Beyond the two parties to the OTP contract, the accuracy in OTP data is crucial to the wider market as it is used to compute official numbers by the Urban Redevelopment Authority (URA).
In a bid to improve data accuracy, the URA has started to adjust its monthly data releases for the number of new private homes sold in the prior month. A URA spokesperson said in response to BT's queries: "Developers should only grant OTPs to purchasers who are ready to exercise them within the validity period. URA is monitoring the situation."
Prior to January this year, the monthly data release on the number of units developers sold the prior month (based on the number of issued OTPs) had not stripped out OTPs that had expired their validity period. They were only revised at the end of each quarter after accounting for how many OTPs were actually exercised by the buyer among other factors, and published as part of the URA's quarterly data release on the private housing market.
Analysts from Credit Suisse and Squarefoot Research calculated that for the month of December, there were 398 "implied returned units" (IRU) - a figure that several industry players said were conceptually equivalent to lapsed OTPs. That was the highest monthly figure in their research which goes back to March 2015.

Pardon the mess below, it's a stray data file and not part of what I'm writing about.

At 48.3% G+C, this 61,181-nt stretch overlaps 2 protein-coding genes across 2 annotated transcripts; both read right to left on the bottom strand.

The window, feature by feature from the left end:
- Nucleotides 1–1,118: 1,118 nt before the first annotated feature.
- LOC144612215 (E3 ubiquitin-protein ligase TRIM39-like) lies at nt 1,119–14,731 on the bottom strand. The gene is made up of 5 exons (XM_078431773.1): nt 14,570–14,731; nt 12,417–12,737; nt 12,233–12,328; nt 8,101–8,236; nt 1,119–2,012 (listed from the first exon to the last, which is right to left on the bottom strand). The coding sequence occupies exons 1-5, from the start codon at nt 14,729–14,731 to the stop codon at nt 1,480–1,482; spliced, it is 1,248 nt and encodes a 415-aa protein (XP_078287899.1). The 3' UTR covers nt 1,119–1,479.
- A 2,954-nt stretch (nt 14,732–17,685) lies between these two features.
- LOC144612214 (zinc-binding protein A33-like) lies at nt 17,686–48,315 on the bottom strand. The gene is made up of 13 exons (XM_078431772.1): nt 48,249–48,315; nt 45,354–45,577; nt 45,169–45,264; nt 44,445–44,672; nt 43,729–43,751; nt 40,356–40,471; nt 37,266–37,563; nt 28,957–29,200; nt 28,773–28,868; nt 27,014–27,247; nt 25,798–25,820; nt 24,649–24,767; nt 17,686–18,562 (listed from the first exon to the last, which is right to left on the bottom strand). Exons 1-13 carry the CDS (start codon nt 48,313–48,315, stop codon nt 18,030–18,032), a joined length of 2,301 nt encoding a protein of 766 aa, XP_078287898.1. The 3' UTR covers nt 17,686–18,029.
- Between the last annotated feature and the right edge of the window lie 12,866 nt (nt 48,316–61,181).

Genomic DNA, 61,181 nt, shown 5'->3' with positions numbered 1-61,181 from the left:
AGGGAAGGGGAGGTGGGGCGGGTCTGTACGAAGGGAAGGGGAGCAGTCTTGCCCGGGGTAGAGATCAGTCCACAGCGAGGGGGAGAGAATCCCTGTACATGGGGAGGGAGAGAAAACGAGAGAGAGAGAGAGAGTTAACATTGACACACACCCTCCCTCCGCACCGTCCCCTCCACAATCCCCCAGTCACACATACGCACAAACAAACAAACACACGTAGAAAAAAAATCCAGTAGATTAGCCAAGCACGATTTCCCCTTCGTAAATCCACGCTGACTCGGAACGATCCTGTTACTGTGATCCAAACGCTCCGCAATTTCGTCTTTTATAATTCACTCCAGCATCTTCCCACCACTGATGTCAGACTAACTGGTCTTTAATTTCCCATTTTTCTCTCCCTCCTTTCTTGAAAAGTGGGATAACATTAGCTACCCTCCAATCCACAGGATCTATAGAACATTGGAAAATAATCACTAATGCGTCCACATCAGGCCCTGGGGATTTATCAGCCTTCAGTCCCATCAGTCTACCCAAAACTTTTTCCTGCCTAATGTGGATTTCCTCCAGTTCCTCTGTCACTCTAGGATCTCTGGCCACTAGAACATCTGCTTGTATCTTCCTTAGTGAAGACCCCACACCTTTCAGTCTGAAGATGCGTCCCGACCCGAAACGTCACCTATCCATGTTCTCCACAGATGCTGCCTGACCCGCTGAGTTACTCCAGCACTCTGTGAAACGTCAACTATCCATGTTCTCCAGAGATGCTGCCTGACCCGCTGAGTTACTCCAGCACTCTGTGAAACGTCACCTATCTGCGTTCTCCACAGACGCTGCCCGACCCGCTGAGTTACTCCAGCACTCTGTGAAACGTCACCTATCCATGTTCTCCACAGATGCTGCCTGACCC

Credit Suisse said in a February report that the IRUs had the effect of "weakening the usefulness" of the primary home sales data reported on a month-to-month basis: 602 units were reported to have been sold in December, but that included the 398 that were "returned".
When authorities adjusted downwards the Q4 figure for URA's new home sales figures reported previously for October, November and December, the revised figure for Q4 was a total of 1,836 - which is 469 units or 20.3 per cent fewer than the sum of the previously reported figures for the three months.
This was the largest such difference between quarterly figures and the corresponding monthly figures since at least Q3 2007, according to Credit Suisse's analysis. In particular, Credit Suisse found large numbers of "returned units" in December for CDL's Whistler Grand and MCL Land's Parc Esta, which were launched in late October and November respectively.
This was derived by finding the difference between the number of units reported to have been issued OTPs in November and December each month, and the total number of units reported to have been sold as at December. The difference was some 116 and 113 respectively, or 53 per cent and 32 per cent of the units sold in November at those two projects.